Continuing with direct addition of dECM powders with PCL in solution, a significant decrease (p < 0.0001) in fibre diameter was determined following its incorporation (Figure 4). This was achieved irrespective of tissue source and quantity included. However, further statistically different reductions in diameter were achieved when comparing SIS1% to SIS10% and to both UBM groups. For SIS1%, the fibres presented a more bimodal distribution compared to all other dECM-containing groups with an IQR of 0.22–0.82 μm and range of 1.92 μm. As indicated in the violin plot, the majority of dECM-containing fibres measured below 1 μm, though only UBM10% yielded a fibrous network that was completely submicron and with tightest range (0.91 μm). This is considerably different to PCL which had a range of 3.88 μm. Comparison of these findings to the literature is mixed. A couple of articles (using the same method of fabrication) state no quantified change in fibre diameter following dECM inclusion [26,27], whereas Kim et al. [32] reported a significant reduction in fibre diameter (45%) following the inclusion of 1% SIS with poly(lactic-co-glycolic) acid (PLGA). Hong et al. [25] attributed these decreases to the elevated conductivity of solutions following addition of dECM. Solution conductivity is a known parameter that influences fibre formation during electrospinning. Solutions of higher conductivity possess greater charge and upon application of a high voltage, the emitted polymeric jet undergoes considerable stretching and thinning due to the charge repulsion, resulting in the formation of finer diameter fibres [33].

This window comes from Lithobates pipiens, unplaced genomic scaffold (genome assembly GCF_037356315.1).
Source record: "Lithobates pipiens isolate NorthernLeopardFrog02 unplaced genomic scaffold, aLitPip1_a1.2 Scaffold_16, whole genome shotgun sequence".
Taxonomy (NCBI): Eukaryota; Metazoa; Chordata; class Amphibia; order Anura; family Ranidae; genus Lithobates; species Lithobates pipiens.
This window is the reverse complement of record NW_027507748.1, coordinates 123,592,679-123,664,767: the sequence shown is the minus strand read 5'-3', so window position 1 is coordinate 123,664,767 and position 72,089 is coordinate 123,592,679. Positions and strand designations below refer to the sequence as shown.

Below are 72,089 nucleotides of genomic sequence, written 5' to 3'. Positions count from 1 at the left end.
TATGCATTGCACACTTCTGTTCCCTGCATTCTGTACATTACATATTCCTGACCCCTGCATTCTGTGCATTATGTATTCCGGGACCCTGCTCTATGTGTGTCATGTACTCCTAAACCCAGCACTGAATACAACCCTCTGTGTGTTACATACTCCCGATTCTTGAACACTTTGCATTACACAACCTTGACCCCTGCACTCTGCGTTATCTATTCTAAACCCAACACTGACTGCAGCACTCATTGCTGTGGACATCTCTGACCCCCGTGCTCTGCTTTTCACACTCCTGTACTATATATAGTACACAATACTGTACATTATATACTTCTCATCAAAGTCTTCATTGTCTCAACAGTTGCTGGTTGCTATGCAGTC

Spectroscopic analysis is a routine way to locate the presence of molecular species and FTIR and Imaging-MS were undertaken in this study. Comparison of molecular spectra by FTIR revealed no change to the chemical groups of PCL but also the identity of a new peak in dECM-containing scaffolds (Figure 5A). For SIS10% and UBM10%, a new peak was observed in the region 1650–1590 cm−1, which is associated with a primary amine (specifically NH bend) [34]. Imaging-MS demonstrated clear changes in scaffold composition following inclusion of dECM, which were distributed throughout the fibrous network (Figure 5B). Intensities were 100x greater than PCL alone and more notable for UBM over SIS, suggesting the slight differences in the make-up of these tissues had a direct impact on the ionisation of the scaffold. In order to ascertain what these changes may be ascribed to, Raman spectroscopy, which allows whole molecule vibrations to be analysed, is required.